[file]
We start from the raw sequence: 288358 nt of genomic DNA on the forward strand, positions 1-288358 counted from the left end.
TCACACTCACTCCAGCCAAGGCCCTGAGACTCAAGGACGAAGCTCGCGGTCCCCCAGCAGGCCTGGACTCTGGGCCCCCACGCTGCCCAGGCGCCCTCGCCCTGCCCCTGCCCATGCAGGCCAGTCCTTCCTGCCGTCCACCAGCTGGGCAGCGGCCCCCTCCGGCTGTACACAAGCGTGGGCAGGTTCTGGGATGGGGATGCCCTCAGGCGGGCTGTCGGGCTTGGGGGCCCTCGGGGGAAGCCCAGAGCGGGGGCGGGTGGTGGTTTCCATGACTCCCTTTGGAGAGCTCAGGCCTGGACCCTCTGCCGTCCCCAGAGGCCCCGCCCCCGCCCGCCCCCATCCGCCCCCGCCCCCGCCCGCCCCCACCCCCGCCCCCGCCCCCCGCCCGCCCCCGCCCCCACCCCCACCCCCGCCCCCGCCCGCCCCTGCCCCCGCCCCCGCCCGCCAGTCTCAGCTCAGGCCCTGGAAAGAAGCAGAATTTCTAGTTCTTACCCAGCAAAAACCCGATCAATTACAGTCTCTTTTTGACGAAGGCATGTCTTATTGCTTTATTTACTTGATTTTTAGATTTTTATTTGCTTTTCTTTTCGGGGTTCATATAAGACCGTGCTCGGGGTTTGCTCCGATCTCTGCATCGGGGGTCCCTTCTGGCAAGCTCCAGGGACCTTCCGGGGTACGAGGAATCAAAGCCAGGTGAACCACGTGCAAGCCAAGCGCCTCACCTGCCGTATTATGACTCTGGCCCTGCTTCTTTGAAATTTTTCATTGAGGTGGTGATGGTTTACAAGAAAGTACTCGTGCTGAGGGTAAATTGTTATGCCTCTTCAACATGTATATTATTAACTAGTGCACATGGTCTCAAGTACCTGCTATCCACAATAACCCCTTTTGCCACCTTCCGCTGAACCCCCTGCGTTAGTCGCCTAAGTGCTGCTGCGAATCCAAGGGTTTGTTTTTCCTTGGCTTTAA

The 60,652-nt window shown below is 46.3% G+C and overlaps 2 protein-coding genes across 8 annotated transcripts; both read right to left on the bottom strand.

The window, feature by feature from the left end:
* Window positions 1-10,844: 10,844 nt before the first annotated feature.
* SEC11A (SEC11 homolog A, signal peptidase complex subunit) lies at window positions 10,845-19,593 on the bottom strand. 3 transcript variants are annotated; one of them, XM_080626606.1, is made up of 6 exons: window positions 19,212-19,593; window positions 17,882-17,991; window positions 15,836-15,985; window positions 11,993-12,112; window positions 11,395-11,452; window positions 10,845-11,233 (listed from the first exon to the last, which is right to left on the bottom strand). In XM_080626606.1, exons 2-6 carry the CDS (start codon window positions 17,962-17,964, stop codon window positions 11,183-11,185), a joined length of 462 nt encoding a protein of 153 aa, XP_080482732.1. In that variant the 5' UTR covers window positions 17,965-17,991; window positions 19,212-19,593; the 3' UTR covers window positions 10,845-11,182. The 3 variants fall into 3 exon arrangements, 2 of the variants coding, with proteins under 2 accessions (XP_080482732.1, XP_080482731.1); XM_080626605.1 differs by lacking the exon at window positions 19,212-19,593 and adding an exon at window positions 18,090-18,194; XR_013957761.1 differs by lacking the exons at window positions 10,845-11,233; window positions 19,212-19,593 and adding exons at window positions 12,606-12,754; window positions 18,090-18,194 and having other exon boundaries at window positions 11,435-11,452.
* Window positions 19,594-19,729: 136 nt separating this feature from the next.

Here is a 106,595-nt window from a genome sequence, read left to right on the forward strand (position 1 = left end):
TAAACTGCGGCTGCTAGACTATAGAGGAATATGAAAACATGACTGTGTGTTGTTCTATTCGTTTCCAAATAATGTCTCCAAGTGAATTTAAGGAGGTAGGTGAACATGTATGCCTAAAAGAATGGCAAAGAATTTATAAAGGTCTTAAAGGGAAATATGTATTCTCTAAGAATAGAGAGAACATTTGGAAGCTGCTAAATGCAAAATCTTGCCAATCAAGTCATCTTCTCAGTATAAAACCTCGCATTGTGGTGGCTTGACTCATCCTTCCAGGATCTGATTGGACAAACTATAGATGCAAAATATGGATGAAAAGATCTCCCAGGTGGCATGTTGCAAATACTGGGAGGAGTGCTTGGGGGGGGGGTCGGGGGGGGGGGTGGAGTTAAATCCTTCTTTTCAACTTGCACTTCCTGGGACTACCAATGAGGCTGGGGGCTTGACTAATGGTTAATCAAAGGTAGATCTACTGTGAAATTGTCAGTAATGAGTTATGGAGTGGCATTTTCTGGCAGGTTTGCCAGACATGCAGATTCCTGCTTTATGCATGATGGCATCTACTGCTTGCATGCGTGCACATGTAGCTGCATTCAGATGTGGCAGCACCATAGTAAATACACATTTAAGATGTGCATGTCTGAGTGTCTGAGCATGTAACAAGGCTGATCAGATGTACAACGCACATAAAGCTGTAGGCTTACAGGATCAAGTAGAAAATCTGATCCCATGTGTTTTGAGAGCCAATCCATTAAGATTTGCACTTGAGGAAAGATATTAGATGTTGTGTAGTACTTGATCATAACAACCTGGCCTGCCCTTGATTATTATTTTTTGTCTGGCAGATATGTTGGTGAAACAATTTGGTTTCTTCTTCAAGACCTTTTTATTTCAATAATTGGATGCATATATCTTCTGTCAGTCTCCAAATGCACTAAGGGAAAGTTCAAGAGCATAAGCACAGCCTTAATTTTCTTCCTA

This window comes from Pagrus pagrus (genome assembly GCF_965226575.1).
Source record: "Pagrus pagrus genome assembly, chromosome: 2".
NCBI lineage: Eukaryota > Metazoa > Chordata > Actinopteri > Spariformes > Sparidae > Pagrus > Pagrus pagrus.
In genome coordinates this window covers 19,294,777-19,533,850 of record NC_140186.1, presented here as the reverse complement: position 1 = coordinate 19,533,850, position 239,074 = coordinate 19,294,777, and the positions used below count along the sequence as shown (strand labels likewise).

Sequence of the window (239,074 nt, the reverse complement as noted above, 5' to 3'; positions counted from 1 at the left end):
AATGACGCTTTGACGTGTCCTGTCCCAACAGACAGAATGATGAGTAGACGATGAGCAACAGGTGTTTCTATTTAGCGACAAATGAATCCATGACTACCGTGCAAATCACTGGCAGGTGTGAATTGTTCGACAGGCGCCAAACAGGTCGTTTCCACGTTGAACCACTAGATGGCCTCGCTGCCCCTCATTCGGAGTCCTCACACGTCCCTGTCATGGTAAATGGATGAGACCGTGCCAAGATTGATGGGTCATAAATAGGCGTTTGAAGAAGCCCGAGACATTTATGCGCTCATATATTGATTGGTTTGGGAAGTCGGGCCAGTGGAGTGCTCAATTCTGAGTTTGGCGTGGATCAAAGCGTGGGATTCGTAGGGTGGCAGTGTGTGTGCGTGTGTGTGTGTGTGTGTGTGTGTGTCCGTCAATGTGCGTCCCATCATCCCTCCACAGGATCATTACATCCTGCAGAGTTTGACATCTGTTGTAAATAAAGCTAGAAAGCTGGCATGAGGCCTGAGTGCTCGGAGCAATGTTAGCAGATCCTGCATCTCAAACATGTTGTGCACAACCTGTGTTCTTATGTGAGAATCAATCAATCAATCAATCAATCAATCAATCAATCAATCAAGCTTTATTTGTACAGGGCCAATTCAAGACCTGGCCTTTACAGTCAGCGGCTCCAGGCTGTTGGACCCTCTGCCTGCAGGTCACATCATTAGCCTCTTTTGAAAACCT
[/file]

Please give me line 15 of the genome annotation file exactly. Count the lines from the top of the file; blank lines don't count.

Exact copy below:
AATGACGCTTTGACGTGTCCTGTCCCAACAGACAGAATGATGAGTAGACGATGAGCAACAGGTGTTTCTATTTAGCGACAAATGAATCCATGACTACCGTGCAAATCACTGGCAGGTGTGAATTGTTCGACAGGCGCCAAACAGGTCGTTTCCACGTTGAACCACTAGATGGCCTCGCTGCCCCTCATTCGGAGTCCTCACACGTCCCTGTCATGGTAAATGGATGAGACCGTGCCAAGATTGATGGGTCATAAATAGGCGTTTGAAGAAGCCCGAGACATTTATGCGCTCATATATTGATTGGTTTGGGAAGTCGGGCCAGTGGAGTGCTCAATTCTGAGTTTGGCGTGGATCAAAGCGTGGGATTCGTAGGGTGGCAGTGTGTGTGCGTGTGTGTGTGTGTGTGTGTGTGTGTCCGTCAATGTGCGTCCCATCATCCCTCCACAGGATCATTACATCCTGCAGAGTTTGACATCTGTTGTAAATAAAGCTAGAAAGCTGGCATGAGGCCTGAGTGCTCGGAGCAATGTTAGCAGATCCTGCATCTCAAACATGTTGTGCACAACCTGTGTTCTTATGTGAGAATCAATCAATCAATCAATCAATCAATCAATCAATCAATCAAGCTTTATTTGTACAGGGCCAATTCAAGACCTGGCCTTTACAGTCAGCGGCTCCAGGCTGTTGGACCCTCTGCCTGCAGGTCACATCATTAGCCTCTTTTGAAAACCT